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The History Of The Presidential Limousine

"Ron Fiorillo" (2019-10-08)

The Presidential Limousine may seem like a recent invention, something that came about within the past few Presidential terms. This, however, is a misconception. Officially, the first President to ride in what has become known as the Presidential Limousine was Woodrow Wilson. Taking the streets during a parade celebrating the US victory in World War I, he was honoring the end of the war and, unknowingly, starting the beginning of a transportation tradition. Following Wilson, Calvin Coolidge used a 1928 Cadillac town car during his administration, but proceeding presidents had something even better. In 1938, the US government received two Cadillac Convertibles, which stretched 21.5 feet long and weighed nearly eight thousand pounds. They were named after ocean liners and called the "Queen Elizabeth" and the "Queen Mary." These vehicles included nearly failsafe generators, two way radios, and a full arsenal or ammunition. Harry Truman, Franklin Roosevelt, and Dwight D. Eisenhower, using these two Cadillacs during their respective reigns, were the first Presidents to ride in both style and heightened safety.

After the attack on Pearl Harbor, the heightened safety got even taller and an armored limousine that was originally owned by Al Capone was used. The Department of Treasury took possession of this limo after Capone was found guilty of tax evasion and placed it in an impound lot. Amid the horror of the Harbor attacks, it was believed to be the safest mode to take FDR to congress, allowing him to deliver his "Date that will live in infamy" speech to the thousands of Americans listening at home. Once Al Capone's limousine was put to rest, a 1939 Lincoln V12 convertible named the "Sunshine Special" was built for Roosevelt. Used until 1950, it is now on display at the Henry Ford Museum. Another specially designed limo, named the "Bubble Top" was used by Truman, Eisenhower, Kennedy, and Johnson. After fifteen years, it was retired in 1965 and - following in the tire tracks of the "Sunshine Special"- is now also on display at the Henry Ford Museum.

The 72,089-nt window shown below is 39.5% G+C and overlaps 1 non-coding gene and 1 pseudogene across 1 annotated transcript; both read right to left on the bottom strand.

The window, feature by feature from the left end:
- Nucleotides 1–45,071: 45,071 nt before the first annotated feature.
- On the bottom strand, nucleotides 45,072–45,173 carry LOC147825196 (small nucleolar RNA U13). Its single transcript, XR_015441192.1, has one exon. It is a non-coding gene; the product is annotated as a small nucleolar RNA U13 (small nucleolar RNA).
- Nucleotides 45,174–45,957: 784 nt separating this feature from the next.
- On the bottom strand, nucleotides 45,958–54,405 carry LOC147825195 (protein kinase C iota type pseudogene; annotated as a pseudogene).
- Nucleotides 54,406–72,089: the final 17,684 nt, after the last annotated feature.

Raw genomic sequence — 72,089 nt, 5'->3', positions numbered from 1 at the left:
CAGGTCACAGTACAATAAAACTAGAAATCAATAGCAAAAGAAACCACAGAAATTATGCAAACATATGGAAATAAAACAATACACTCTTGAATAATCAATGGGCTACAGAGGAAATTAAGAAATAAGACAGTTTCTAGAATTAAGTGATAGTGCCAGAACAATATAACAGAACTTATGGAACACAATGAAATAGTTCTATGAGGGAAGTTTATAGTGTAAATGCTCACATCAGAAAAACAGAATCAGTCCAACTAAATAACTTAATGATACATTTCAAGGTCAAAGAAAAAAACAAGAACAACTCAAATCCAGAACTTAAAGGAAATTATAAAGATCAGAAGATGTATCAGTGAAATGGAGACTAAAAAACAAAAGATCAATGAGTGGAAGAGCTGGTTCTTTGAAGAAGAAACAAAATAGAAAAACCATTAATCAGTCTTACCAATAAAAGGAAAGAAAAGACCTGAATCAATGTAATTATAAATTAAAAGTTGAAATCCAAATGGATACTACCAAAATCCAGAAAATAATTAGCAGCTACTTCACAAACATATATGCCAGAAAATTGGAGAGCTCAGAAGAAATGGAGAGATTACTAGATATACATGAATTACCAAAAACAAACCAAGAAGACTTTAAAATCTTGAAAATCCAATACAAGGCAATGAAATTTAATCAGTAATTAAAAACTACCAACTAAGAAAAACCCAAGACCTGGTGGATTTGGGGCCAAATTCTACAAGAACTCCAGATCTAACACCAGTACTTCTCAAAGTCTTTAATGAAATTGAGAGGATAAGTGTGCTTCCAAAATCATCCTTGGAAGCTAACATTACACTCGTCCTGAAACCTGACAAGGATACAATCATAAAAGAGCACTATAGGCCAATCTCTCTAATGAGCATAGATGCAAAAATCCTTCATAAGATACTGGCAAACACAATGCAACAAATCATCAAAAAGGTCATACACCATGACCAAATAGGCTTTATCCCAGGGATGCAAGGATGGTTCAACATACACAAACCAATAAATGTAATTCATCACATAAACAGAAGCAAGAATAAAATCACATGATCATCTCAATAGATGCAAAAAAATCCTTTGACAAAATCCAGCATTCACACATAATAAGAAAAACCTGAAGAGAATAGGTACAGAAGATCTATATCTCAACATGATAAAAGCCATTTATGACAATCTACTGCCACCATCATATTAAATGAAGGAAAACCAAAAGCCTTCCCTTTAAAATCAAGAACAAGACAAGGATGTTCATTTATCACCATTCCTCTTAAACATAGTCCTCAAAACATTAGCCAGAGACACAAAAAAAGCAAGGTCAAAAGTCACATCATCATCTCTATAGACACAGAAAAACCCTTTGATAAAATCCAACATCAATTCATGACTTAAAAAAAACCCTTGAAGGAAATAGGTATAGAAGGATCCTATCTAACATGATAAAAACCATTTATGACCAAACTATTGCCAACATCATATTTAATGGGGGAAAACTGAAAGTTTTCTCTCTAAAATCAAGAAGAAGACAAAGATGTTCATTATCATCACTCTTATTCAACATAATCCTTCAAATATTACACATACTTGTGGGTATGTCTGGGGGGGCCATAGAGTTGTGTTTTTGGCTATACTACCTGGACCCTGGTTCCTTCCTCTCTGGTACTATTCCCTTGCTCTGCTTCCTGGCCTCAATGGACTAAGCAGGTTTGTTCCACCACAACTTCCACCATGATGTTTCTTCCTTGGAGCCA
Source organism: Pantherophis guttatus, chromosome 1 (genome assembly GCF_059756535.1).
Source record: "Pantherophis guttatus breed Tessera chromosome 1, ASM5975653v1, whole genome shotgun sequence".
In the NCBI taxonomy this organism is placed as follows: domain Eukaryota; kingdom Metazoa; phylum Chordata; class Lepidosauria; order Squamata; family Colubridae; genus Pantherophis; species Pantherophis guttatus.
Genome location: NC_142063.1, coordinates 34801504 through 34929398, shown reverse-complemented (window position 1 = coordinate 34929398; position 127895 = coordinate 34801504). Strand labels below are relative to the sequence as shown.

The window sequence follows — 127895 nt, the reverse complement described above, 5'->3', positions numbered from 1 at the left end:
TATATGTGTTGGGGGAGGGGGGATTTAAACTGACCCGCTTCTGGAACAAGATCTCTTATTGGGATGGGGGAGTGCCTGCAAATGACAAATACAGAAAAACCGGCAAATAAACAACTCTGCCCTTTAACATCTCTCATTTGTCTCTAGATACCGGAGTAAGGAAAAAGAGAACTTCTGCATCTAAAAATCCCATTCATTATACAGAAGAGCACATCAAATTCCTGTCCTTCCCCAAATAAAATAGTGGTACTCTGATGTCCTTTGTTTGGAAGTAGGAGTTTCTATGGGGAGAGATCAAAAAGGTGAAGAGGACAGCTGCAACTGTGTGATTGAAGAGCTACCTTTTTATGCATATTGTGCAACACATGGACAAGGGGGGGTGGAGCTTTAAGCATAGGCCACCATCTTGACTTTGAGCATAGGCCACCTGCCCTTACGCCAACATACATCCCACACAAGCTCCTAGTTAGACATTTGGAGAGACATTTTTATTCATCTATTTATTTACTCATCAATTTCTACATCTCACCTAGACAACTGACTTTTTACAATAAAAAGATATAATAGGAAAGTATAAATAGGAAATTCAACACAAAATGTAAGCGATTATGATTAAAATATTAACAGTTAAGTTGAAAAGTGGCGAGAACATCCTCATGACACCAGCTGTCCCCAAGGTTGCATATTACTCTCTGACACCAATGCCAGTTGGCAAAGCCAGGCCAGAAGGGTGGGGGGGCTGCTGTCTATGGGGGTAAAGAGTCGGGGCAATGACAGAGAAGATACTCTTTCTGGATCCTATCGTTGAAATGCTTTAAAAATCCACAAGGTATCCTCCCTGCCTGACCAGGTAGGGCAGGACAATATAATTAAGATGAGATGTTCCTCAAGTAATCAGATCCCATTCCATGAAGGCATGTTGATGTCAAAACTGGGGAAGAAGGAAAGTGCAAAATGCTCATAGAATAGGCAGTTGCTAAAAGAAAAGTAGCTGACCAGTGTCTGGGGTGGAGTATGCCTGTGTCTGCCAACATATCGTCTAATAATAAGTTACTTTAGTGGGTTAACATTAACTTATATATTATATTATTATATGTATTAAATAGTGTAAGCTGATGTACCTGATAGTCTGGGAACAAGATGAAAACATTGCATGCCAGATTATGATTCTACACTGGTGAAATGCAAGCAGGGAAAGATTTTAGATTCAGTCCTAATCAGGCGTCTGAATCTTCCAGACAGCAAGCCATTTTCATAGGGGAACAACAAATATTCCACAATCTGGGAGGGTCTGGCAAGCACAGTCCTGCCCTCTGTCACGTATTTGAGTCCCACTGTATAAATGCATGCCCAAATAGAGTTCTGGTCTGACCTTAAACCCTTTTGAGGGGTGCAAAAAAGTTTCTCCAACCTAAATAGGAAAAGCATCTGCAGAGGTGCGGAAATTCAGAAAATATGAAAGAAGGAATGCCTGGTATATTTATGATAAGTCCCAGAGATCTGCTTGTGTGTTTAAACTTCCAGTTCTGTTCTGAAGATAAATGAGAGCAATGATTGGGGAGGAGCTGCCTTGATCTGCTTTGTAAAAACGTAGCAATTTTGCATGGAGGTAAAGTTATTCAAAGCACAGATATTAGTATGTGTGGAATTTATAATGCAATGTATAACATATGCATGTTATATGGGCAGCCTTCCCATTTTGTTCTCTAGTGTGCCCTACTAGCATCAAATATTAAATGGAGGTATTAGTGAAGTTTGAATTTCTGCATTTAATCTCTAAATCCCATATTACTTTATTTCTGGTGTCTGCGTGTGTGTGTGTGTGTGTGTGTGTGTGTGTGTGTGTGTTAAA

While the limos were increasingly becoming more secure, they were certainly fallible, especially when the roof was removed. This brings us to JFK. Arguably the most famous Presidential limousine was John F. Kennedy's. During Lyndon Johnson's term, a trio of 1965 Lincoln Continental Executive Limousines was used and Richard Nixon rode in a modified X-100 as well as a 1969 Lincoln limousine with a sunroof, which he requested. Reagan was also given a Cadillac Fleetwood limousine during his presidency and Bill Clinton was given a Cadillac Fleetwood Brougham Presidential series during his. The Cadillac Fleetwood given to Reagan is now in the Ronald W. Reagan Presidential Library and Museum in California and Clinton's 1993 Cadillac Fleetwood Brougham is located in the Clinton Presidential Library in Arkansas. These are the last of the Presidential Limousines that will ever be put on display. The rest will be destroyed by the Secret Service.

At least every group will adhere to the simple principle that among all things considered, there is no doubt and no skepticism for the right to life. Even though conservatives may enact or support regulation that inhibits the rights of African-Americans or Hispanics, they will never outrightly argue for their deaths. There are some ultra-conservatives, among the Nazis and other White Pride groups, who will argue for this, but they are simply the dying vestiges of a culture that never meant anything to begin with. Even religion can be used to back this assertion. The Bible, the Qur'an, the Vedas, the ancient texts of Sumerians and early civilizations, all of these condemn the murder of innocents, regardless of their many exceptions. In this one point where it seems that the right to life is secured, we are then presented with the attitude that the world has held for animals. Though it is admittedly by all that they are capable of suffering, they are not granted any rights that would protect them from living lives full of misery.

Why is it that only humans should be granted the right to life, and that all other beings should be excluded from this right? I can already hear a thousand arguments. The practice of killing animals for food must stop, if there is to be any genuine respect for the ethic of justice and truth. Yes, the argument for the rights of animals ultimately leads to the politics of diet. If we allow others to slaughter animals for food, the way our enemies allowed their people to torture and annoy minorities, then we are very guilty of committing the same crimes. In admitting this to ourselves, we are given the same chance to change our behaviors that have been granted to the people of any era and any culture. Like those we honor as heroes, we ought to take the path that holds the greatest reverence to individual rights. Therefore, we acknowledge that the revolution in the politics of diet is Vegetarianism, abstaining from the consumption of the flesh of our fellow earth kin.